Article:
Posted by: playingthedevil | September 30, 2011

last man standing (1996)

in yet another reiteration of yojimbo and a fistful of dollars comes last man standing, all of which are based on dashiell hammett’s 1929 novel red harvest.  the first film adaptation is 1930’s roadhouse blues, which sounds like it should be a steven seagal movie, then there’s the coen brothers’ miller’s crossing, which is inspired by red harvest and another hammett novel the glass key, then there’s the BRUCE co-starring movie lucky number slevin in 2006, and more recently, the miike eastern/western sukiyaki western django.

in addition to the source material and BRUCE, last man standing is directed by walter hill.  it’s his last of three western in a row, after geronimo and wild bill, to be released in theatres.  (he later directed the well received tv mini-series broken trail and an episode of tv’s deadwood).

with such pedigrees, last man standing has all the ingredients for a manly ass-kicking movie.  it could cause quite a high expectation.  though i remember it got pretty bad reviews when it came out and did pretty bad at the box office: it was beaten by the first wives club opening weekend and dropped 50% the next weekend, which seems like a pretty modest second week drop nowadays.

like the other interpretations, last man standing is about a mysterious man who passes by a bordertown and gets involve with the town’s two warring gangs.  being in the middle, he decides to play against both sides to maximize profit while he saves a few women and shoots a lot more men.

unlike the other ones though, last man standing takes place during the prohibition era.  though a specific year is not mentioned, they have cars instead of horses.  it is still nevertheless a western.  instead of the man with no name, BRUCE has more lines and a more playful attitude.  instead of the traditional western gun fights, the action scenes are updated to a john woo/hong kong bullet ballet style.  instead of saving a woman and child, BRUCE gets to save three women, one of which is the town prostitute played by mrs. judd apatow.  he also gets interrupted twice while naked, once during sex and once during a bath.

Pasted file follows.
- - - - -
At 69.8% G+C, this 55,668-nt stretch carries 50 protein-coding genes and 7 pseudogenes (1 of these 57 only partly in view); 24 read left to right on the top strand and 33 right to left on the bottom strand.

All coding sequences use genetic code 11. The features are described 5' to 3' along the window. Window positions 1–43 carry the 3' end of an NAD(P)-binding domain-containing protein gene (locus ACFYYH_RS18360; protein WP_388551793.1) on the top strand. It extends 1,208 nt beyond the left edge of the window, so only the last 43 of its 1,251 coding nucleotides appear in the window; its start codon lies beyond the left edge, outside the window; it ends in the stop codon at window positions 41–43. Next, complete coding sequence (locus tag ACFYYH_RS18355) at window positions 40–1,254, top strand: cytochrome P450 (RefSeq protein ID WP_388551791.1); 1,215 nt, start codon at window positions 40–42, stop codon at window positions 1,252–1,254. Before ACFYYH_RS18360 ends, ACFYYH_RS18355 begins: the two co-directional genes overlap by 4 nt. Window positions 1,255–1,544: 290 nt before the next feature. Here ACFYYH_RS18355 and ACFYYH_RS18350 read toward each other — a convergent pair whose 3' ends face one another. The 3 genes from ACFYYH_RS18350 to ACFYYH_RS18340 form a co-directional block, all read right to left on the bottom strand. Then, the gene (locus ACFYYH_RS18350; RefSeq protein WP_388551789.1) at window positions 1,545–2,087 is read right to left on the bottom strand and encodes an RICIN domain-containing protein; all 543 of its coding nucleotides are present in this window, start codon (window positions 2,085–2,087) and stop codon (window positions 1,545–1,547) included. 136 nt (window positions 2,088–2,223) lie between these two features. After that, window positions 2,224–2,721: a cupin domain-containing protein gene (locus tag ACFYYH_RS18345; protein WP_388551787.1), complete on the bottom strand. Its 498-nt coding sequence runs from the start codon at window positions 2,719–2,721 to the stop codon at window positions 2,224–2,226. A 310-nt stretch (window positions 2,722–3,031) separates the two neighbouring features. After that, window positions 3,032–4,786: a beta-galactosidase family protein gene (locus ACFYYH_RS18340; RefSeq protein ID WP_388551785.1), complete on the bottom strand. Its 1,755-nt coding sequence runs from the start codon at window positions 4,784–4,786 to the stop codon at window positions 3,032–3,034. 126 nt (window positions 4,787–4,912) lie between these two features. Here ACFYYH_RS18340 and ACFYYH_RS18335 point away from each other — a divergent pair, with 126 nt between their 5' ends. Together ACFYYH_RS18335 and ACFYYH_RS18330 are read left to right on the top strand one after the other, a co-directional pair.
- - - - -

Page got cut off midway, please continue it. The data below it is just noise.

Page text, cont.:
the coffin builder is not as crucial an element in last man standing (BRUCE just passes by the front window, they don’t have any conversations or scenes together).  he also claims his name is john smith.  there’s also voice over narration throughout the movie by BRUCE that makes it a noir-western combo.

this is another one of hill’s spin on the traditional western.  instead of the meditative mode in wild bill, last man standing is more of an action movie.  it looks pretty good most of the time.  early on we’re told that the two gangs scared away all the townsfolk.  so i don’t know how the prostitue and the gangs make money, or where they are planning on selling the liquor the stole since the bar’s only customer seems to be BRUCE.  though he does his part of the drinking. this is the era before mass media, so i don’t think they make money through shipping and handling like infomercials or amazon sellers.

in almost every BRUCE movie, there’s always a moment right after the shootouts where BRUCE gives a look, as if he could not believe what had just happened, or how he managed to kill the bad guys.  it’s partially the wrong-guy-at-the-wrong-place-at-the-wrong-time element.  similar to jackie chan showing pain in between fight scenes.  it kind of sets them apart from the machine-like action heroes.

there’s some of that here but there is never really any doubt that BRUCE will kill every person in the room, so you don’t feel any sense of danger for him.  they all start with some tough talks, then invincible BRUCE unloads his two guns with infinite ammos, bad guys die, BRUCE never get shot. there’s a somewhat unique first person shooter-ish pov gunfight near the end.